walker sisters cabin
November 16, 2021

Long before the Great Smoky Mountains were part of a national park, it was an area rich in agriculture and pioneers coming to the area to live a simple life. Among these people were the Walker Sisters and their ancestors before them, and they refused to let the establishment of the Great Smoky Mountains National Park disturb their way of life. Keep reading to learn more about the unusual history of the Walker Sisters:

Early Life for the Sisters

All of the Walker Sisters were born and raised in the Smokies. John Walker, their father, received the land and cabin from Margaret’s, his wife, father after he returned from fighting in the Civil War. John and Margaret went on to have 11 children, 7 daughters and 4 sons, and they all lived to be adults, which was rare for this time period. From oldest to youngest, the sisters were:

  • Margaret
  • Polly
  • Martha
  • Nancy
  • Louisa
  • Sarah Caroline
  • Hettie

All 4 sons got married and moved away, and the 6th daughter, Sarah Carolina, was the only Walker daughter to get married and leave their home. After their father died, the homestead was left to the remaining daughters. These women took on the responsibilities of the farm, and for the rest of their lives, they raised livestock, took care of the land, and made their own clothes.

The National Park Moves In

Right before middle sister Nancy died in 1931, the national park initiative was approved by Congress. Land was negotiated for until 1940 when President Roosevelt officially dedicated the Great Smoky Mountains National Park. While many residents left after the dedication, the Walker Sisters refused to leave their home. They made a deal with the government and received $4,750 for their land and they were allowed to continue to live on their property on a lifetime lease.

With this deal, there were certain rules the sisters had to follow. They couldn’t hunt, fish, cut wood, or graze livestock. While the family couldn’t continue as they had in the past, they made the most of living in a national park. In 1946, a journalist wrote an article about how the sisters were living on their own like people had over 100 years ago. Visitors from all over the country wanted to see the sisters when they came to the national park, and so they took the opportunity to sell children’s toys, crocheted doilies, apple pies, and other handmade items.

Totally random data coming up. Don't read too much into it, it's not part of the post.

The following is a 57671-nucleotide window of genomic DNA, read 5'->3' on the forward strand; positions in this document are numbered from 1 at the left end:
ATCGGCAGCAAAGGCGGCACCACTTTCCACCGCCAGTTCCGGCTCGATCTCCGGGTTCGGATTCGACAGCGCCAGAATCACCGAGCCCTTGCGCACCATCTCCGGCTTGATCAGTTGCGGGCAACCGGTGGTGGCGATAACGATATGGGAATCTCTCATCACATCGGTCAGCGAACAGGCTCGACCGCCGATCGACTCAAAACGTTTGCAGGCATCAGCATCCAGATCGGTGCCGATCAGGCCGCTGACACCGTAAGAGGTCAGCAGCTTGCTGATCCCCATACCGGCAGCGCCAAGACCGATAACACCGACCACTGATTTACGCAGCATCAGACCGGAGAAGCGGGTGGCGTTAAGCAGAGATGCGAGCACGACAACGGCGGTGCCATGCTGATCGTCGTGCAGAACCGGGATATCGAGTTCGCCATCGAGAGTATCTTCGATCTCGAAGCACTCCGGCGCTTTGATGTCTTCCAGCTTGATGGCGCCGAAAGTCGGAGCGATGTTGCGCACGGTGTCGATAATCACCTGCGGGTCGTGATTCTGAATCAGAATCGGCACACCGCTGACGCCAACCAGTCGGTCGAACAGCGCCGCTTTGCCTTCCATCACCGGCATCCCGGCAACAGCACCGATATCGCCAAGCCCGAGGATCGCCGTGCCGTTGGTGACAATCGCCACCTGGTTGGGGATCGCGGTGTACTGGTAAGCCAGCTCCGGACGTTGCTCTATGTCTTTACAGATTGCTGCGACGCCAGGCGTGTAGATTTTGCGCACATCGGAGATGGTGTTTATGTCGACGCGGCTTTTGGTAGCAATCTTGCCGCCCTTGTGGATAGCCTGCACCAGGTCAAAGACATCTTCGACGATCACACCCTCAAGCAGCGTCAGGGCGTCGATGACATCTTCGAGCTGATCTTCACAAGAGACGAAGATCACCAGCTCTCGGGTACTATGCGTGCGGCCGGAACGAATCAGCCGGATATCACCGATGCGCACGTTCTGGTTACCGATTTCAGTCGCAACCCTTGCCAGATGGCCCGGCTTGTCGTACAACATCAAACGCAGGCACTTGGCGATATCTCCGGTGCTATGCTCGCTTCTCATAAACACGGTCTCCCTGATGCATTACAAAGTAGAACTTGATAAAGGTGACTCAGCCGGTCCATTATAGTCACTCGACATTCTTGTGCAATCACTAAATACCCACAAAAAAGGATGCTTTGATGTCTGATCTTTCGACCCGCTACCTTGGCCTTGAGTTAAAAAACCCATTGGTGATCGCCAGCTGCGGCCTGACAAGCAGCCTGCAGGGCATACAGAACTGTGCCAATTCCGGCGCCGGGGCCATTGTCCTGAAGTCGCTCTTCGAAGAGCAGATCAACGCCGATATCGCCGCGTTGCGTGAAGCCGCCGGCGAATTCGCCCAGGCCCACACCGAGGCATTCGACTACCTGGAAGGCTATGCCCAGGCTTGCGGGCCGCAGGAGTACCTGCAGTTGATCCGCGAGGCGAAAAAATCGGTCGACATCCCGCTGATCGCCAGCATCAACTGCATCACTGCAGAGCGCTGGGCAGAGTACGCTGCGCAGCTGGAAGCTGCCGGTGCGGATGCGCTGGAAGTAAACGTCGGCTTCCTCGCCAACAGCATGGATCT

The End of the Lifetime Lease

The lifetime lease the government gave to the sisters only lasted until the last sister passed away. Polly Walker passed away in 1946, and Hettie passed away in 1947. After Martha passed away in 1951, Margaret and Louisa decided they couldn’t continue to entertain tourists and get all of their work done, so they asked the national park to take the “Visitors Welcome” sign down that led to their house. Margaret died at 92 in 1962, and Louisa stayed in their home until she died in 1964. The last sister, Sarah Caroline, who was the only sister to leave and get married, died in 1966.

Seeing the Walker Sisters Cabin Today

While the sisters have long passed away, you can still see their homestead today. The National Park Service wasn’t sure what to do with the property, so their home sat empty for 10 years before it was preserved in the 1970s. The springhouse and corn crib are also preserved, and you can see them if you hike Metcalf Bottoms Trail to see the property where these sisters lived.

Now you know about the unusual history of the Walker Sisters in the Smoky Mountains. These women lived like pioneers long after those days were over, and they were some of the most interested and beloved people in the Smokies. Want to learn even more about the Smokies? Find out more about the history of the Great Smoky Mountains National Park!